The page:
Although North Korea is bound, as a UN member state, by the Universal Declaration of Human Rights, and although it is a party to the International Covenant on Civil and Political Rights, the International Covenant on Economic, Social, and Cultural Rights, the Convention on the Rights of the Child, the Genocide Convention, and the Convention on the Elimination of All Forms of Discrimination against Women, each and every conceivable human right continues to be violated in that country. In the year 2016, 120,000 men, women, and children, continue to be brutally persecuted behind the barbed wire fences of North Korea’s political prison camps, subjected to unrelenting induced malnutrition, forced labor, torture, sexual violence as well as public and secret executions. Those suspected of being disloyal to the regime, of being, from the regime’s viewpoint, wrong-thinkers, wrong-doers, of possessing wrong knowledge, of having engaged in wrong associations, or of coming from the wrong family background, are subjected to extrajudicial arrest and detention, often together with members of three generations of their families. They are held in North Korea’s hidden gulag indefinitely, in most cases without charge or hope for recourse.

    In the year 2016, pursuant to Songbun— a system of social discrimination established in the 1950s—the people of North Korea continue to be divided into three social categories and 51 subcategories, based on their degree of loyalty to the regime, and on the perceived allegiance of their parents and grandparents. Their access to food, jobs, and any type of opportunity continues to depend on their social classification. In the mid to late 1990s, as up to 3 million North Koreans starved to death, the Kim regime continued to invest in the development of its ballistic missile and nuclear weapons programs, and purchased dozens of jet fighters.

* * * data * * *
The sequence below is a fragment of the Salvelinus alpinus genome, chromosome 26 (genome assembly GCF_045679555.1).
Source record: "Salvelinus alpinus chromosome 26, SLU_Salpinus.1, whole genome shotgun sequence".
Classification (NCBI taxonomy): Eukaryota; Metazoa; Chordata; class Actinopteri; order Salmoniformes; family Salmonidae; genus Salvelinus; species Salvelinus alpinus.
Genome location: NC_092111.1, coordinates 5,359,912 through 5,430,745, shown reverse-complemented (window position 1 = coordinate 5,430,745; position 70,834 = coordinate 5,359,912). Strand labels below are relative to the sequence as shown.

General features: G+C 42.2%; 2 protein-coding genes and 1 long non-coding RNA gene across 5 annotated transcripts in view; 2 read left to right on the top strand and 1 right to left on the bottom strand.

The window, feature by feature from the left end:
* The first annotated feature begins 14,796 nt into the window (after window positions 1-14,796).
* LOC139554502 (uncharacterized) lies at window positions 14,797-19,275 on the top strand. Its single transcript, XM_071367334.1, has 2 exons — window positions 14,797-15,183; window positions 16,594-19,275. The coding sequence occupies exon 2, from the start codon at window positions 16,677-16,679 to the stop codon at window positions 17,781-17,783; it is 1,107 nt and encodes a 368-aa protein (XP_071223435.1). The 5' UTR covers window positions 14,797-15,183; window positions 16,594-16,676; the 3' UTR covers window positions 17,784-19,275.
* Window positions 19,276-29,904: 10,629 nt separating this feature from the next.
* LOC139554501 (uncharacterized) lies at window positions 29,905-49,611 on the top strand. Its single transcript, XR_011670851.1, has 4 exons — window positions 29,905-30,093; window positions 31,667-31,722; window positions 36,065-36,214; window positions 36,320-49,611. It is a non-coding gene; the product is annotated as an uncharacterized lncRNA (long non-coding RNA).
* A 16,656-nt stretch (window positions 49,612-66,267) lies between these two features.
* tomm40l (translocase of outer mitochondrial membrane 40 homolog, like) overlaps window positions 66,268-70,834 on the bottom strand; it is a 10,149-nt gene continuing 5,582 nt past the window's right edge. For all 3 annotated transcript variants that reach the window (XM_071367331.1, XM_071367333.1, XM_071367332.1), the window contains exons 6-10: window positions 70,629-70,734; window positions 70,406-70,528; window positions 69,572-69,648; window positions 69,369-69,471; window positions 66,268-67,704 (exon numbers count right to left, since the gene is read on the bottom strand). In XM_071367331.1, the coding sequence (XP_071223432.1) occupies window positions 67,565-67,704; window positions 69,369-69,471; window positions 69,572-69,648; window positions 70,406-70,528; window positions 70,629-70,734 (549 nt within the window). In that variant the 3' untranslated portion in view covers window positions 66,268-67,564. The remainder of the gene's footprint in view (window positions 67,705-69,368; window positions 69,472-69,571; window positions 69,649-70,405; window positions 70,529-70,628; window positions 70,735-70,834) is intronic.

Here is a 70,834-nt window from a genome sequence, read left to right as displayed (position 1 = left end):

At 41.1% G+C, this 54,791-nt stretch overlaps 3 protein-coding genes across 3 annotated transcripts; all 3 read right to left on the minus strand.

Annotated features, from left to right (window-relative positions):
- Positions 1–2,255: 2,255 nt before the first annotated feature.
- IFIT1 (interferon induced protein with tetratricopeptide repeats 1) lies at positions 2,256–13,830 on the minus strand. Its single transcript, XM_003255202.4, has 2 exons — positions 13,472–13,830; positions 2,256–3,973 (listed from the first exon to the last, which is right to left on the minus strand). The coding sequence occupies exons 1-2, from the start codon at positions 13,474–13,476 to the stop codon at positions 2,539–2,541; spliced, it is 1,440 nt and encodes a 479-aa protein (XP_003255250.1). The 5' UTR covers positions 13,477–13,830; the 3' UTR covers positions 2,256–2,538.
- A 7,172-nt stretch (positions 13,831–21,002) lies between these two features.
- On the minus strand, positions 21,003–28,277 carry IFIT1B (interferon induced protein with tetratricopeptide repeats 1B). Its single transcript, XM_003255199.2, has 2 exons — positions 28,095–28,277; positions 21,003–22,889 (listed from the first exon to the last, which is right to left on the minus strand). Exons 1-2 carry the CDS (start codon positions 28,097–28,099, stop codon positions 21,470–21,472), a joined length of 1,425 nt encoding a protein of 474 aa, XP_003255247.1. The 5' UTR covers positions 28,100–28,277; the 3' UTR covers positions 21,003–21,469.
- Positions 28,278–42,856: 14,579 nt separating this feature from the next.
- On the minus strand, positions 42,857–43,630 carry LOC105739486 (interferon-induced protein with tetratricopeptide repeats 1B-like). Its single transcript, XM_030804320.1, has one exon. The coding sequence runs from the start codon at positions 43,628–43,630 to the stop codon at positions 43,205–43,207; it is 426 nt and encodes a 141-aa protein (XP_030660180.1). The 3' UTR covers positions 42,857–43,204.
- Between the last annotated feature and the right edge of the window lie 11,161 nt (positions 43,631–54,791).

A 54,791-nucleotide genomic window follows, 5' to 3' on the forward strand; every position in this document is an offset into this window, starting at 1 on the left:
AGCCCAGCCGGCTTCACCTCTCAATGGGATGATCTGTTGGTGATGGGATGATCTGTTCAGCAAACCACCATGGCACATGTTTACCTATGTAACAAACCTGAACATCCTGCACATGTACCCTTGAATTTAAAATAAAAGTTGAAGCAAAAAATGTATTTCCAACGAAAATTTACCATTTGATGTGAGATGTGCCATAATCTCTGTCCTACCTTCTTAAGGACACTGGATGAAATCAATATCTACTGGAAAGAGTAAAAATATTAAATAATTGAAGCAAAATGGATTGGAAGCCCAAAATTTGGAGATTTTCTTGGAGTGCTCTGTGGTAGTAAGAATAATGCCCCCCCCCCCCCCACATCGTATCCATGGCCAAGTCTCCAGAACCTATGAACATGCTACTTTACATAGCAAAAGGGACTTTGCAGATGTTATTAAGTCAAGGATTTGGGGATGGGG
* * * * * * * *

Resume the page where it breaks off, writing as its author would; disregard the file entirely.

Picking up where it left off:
Human Rights Trends under the Kim Jong-un Regime

    The human rights situation has deteriorated under the Kim Jong-un regime. Three trends stand out in particular: an aggressive crackdown on attempted defections—the number of North Korean escapees arriving in South Korea declined by almost 50% from 2011 to 2012/2016; an aggressive purge—culminating in the execution of Jang Sung-taek, the leader’s uncle, and his associates in December 2013, with around 80 senior officials reportedly executed since 2012; and the “restructuring” of North Korea’s political prison camp system—facilities near the border with China have been closed, while other camps have been expanded.

    The UN Commission of Inquiry (COI)

    On March 21, 2013, the United Nations Human Rights Council—composed of 47 UN member states—adopted by consensus a resolution to establish a “Commission of Inquiry on Human Rights in the Democratic People’s Republic of Korea (COI).” While NGOs such as HRNK, tasked to monitor, research and report on the North Korean human rights situation, had been aware of the extent of the North Korean human rights violations for many years, this was the first time that an investigative body was established by the United Nations to determine the extent and gravity of North Korea’s human rights abuses.

    After investigating “the systematic, widespread and grave violations of human rights” in North Korea, the COI released its report on February 17, 2014, one month ahead of the formal submission to the UN Human Rights Council on March 17. The report finds that “in many instances, the violations found entailed crimes against humanity based on State policies.”

    In 2014 and 2015, both the UN Human Rights Council and the UN General Assembly passed resolutions including strong language on crimes against humanity committed pursuant to policies established at the highest level of the state in North Korea, and the recommendation that the UN Security Council submit the North Korean case to the International Criminal Court. In December 2014, the UN Security Council voted to include North Korean human rights in its agenda, next to North Korea’s nuclear and missile programs. The mandate of the Panel of Experts to assist the 1718 DPRK Sanctions Committee in conjunction with Resolution 2270 was also renewed in March 2015 and March 2016. Following up on the recommendations of the UN COI, in June 2015, a UN field office was established in Seoul to continue the commission’s investigative work. On November 18, 2015, the Third Committee of the UN General Assembly approved draft resolution A/C.3/70/L.35 on the situation of human rights in the Democratic People’s Republic of Korea with 112 votes for, 19 against, and 50 abstentions. The country-specific resolution was adopted on December 17, 2015 with 119 votes for, 19 against, and 48 abstentions.

    The COI’s Findings

    The COI has determined that systematic, widespread and gross human rights violations have been, and are being, committed by North Korea. These include: